Posted by Dr John Jewell
When 3 year old Madeleine McCann tragically disappeared whilst on holiday in Portugal in May 2007, it became the news story of the year. The nature and scale of the reporting was unprecedented – as was public interest in events. Madeleine’s disappearance (and the speculation around the circumstances of it) meant that the story occupied airtime and newsprint on a level not seen since the death of Princess Diana in 1997. The intensity and frequency of reporting and speculation was staggering. In September 2007, the Daily Express and Sunday Express combined had ‘Maddie’ as lead front page story with picture 23 times. And, in fact, there was no day throughout that month when the front pages did not contain some sort of reference to Madeleine or her parents, Kate and Gerry.
Since 2007 the investigations into the disappearance have carried on, as has the speculative reporting and high profile international PR campaign run by the McCann family to keep Madeleine’s disappearance in the public eye. Now, with the BBC due to broadcast a reconstruction of events surrounding Madeleine’s disappearance on Crimewatch on 14 October and the British police announcing that they are to analyse mobile phone data from thousands of people who were around the Portuguese resort of Praia da Luz at the time of the vanishing, there is renewed media interest in the case.
This week has seen the Daily Mirror run this story on its front page, ‘Maddy Cops: We’re ready to make arrests’. which is a follow up the Sunday Mirror exclusive which revealed that Madeleine had been seen ALIVE on a Mediterranean beach just a few weeks ago. On the same day the Sunday Express reported new clues to the disappearance on its front page. Now, on 9th October the Star, the Express and the Mirror, all devote their front pages to Kate McCann’s wish to appear in court to ‘confront’ former Portuguese police chief Goncalo Amaral who wrote in his book that Madeleine had died in an accident which her parents then covered up before hiding her body.Ahead of the Panorama programme, Sky News has reported that a new picture of a possible suspect connected to the disappearance of Madeleine McCann will released by police.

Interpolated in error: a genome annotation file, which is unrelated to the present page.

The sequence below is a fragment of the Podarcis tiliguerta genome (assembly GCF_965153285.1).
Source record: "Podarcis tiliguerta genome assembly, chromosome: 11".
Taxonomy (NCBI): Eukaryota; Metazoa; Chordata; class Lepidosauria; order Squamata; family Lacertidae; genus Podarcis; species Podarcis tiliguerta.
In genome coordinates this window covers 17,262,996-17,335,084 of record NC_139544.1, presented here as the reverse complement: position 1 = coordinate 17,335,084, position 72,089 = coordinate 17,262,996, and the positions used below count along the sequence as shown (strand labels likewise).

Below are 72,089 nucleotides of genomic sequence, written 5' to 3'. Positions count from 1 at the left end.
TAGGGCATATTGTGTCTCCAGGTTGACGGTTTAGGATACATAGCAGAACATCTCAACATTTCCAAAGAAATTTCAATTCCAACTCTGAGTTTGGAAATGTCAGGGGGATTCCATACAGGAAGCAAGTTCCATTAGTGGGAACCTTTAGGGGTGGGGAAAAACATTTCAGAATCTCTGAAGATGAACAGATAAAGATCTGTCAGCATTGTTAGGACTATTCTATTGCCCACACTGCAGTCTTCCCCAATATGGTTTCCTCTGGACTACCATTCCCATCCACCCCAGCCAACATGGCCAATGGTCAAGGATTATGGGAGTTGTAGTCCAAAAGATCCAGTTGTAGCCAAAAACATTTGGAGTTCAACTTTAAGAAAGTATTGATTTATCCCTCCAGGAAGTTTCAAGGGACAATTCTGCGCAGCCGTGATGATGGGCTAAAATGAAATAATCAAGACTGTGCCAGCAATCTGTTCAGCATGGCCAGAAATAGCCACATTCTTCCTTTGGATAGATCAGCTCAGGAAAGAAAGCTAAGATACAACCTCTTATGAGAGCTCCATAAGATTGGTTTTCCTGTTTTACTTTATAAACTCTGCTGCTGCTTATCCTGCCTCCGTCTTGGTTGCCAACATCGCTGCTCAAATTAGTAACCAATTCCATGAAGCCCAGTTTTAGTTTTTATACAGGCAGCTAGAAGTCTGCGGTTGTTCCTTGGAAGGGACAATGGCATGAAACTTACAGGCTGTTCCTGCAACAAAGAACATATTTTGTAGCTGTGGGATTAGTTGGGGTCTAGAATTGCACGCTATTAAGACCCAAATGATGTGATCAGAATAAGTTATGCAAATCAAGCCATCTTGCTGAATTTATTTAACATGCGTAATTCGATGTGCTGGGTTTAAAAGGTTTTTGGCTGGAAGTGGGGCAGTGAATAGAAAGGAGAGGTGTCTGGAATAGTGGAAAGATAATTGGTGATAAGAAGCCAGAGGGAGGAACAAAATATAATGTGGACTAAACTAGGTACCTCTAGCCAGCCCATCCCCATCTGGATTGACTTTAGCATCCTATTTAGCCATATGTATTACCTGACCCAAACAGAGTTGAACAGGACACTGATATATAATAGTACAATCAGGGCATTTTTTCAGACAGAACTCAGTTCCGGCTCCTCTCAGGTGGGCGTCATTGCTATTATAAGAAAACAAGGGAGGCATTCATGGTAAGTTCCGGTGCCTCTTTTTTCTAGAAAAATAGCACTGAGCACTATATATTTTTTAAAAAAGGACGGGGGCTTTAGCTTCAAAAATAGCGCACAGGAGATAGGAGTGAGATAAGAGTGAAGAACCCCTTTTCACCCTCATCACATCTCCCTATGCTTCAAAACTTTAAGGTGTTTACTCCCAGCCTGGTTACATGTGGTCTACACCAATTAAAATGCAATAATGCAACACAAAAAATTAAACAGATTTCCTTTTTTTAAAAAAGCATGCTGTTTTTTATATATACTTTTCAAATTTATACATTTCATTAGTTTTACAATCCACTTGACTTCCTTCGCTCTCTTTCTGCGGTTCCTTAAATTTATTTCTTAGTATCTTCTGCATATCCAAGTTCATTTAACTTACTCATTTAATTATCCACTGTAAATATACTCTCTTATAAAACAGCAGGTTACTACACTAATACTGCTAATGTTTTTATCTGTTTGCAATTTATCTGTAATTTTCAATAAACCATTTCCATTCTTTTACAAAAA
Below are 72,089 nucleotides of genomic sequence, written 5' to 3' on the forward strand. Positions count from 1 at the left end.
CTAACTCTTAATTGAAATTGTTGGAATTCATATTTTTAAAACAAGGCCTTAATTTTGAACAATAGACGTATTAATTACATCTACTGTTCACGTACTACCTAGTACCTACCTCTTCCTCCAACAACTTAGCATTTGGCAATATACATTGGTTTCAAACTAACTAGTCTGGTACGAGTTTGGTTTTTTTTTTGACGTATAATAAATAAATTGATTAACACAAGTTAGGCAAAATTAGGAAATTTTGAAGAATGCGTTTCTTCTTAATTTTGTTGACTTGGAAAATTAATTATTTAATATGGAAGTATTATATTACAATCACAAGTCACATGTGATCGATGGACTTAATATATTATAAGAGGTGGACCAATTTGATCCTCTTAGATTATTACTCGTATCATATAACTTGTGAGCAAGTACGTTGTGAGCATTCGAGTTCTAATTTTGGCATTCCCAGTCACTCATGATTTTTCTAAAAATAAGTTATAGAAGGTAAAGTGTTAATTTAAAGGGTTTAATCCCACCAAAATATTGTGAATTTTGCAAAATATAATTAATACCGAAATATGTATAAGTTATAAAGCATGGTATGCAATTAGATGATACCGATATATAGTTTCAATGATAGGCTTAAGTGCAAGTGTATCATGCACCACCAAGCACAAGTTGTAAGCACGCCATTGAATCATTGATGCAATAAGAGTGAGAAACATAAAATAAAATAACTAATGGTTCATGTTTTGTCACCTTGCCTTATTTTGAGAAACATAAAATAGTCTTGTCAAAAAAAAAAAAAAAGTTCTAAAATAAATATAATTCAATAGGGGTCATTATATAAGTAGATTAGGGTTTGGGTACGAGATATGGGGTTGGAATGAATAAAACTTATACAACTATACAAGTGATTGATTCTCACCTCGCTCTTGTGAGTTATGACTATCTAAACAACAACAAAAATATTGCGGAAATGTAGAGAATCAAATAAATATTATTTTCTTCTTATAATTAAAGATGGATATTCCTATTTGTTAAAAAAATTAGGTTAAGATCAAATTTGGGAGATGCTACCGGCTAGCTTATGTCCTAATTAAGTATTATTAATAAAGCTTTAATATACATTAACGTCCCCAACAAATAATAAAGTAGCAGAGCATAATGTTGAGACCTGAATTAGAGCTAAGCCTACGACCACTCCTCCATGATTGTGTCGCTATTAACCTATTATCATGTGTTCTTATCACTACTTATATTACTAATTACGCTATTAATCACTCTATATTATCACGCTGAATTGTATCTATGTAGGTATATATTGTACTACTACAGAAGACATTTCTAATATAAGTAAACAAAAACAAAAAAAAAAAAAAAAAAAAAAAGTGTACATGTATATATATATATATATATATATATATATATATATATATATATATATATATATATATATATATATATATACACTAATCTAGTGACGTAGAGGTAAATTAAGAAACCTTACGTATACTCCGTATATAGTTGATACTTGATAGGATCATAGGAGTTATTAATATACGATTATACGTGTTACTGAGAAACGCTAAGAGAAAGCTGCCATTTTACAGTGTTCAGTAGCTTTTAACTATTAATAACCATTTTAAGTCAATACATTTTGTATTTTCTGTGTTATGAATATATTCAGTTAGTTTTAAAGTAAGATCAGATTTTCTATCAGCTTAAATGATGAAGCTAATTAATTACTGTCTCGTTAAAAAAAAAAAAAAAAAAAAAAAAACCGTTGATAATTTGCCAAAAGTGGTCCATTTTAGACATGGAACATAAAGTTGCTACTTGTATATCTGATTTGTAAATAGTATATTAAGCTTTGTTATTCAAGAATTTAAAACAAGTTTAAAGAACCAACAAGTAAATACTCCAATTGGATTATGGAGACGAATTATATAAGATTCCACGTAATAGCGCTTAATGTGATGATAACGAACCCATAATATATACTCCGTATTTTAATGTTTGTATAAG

What is troubling about these new reports of various sightings of Madeleine – and this is true for the whole affair since 2007 – is that in the absence of fact, insinuation and innuendo becomes the currency of news. To this day, the fact that Madeleine has disappeared is the only relevant fact of this terrible affair. What we have seen on television and in the press is a situation where innuendo and speculation are presented as fact on one day and as nonsense the next. The process is one of the peddling and recycling of the same stories. This week’s sighting of Madeleine is only the latest of countless since 2007, where she been reportedly recognised everywhere from Algeria to Arizona.
But why does the Madeleine McCann affair still command interest in a Britain where, according to recent research, a child goes missing every three minutes ?
The decision taken by the McCann family to keep their daughter in the public eye is clearly significant. They have utilised a highly sophisticated PR campaign to make sure that Madeleine is not forgotten. They believe, we are told, that the world will forget that Madeleine is missing if the story falls off the news agenda. To that end ‘Team McCann’ as the operation has been referred to, has since 2007 ensured a constant flow of information is available to the media.
As soon as Madeleine disappeared Gerry McCann started the website which has become Find Madeleine and there was the YouTube channel ‘don’t you forget about me’. There have been books, television shows and documentaries, appearances at the Edinburgh television festival and the close relationship with PR man Clarence Mitchell, a former BBC journalist and director of Labour’s media monitoring unit.